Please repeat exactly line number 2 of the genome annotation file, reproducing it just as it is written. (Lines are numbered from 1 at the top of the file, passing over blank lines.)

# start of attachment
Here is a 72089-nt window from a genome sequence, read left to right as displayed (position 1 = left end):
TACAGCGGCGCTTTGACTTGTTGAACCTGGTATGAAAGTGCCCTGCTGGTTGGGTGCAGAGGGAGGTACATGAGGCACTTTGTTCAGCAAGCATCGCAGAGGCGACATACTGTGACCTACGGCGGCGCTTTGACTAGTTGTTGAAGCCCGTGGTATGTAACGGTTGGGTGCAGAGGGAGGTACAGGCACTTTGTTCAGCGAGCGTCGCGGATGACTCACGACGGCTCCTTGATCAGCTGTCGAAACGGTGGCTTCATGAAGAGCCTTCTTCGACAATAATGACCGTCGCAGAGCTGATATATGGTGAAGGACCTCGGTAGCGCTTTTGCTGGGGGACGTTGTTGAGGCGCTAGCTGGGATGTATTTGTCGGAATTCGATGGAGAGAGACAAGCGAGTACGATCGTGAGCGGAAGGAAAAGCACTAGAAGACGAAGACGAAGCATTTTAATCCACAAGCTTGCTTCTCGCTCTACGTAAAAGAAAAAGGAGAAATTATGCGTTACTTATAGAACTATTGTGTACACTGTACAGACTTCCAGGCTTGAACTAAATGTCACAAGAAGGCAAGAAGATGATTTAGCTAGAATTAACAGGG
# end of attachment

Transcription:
TACAGCGGCGCTTTGACTTGTTGAACCTGGTATGAAAGTGCCCTGCTGGTTGGGTGCAGAGGGAGGTACATGAGGCACTTTGTTCAGCAAGCATCGCAGAGGCGACATACTGTGACCTACGGCGGCGCTTTGACTAGTTGTTGAAGCCCGTGGTATGTAACGGTTGGGTGCAGAGGGAGGTACAGGCACTTTGTTCAGCGAGCGTCGCGGATGACTCACGACGGCTCCTTGATCAGCTGTCGAAACGGTGGCTTCATGAAGAGCCTTCTTCGACAATAATGACCGTCGCAGAGCTGATATATGGTGAAGGACCTCGGTAGCGCTTTTGCTGGGGGACGTTGTTGAGGCGCTAGCTGGGATGTATTTGTCGGAATTCGATGGAGAGAGACAAGCGAGTACGATCGTGAGCGGAAGGAAAAGCACTAGAAGACGAAGACGAAGCATTTTAATCCACAAGCTTGCTTCTCGCTCTACGTAAAAGAAAAAGGAGAAATTATGCGTTACTTATAGAACTATTGTGTACACTGTACAGACTTCCAGGCTTGAACTAAATGTCACAAGAAGGCAAGAAGATGATTTAGCTAGAATTAACAGGG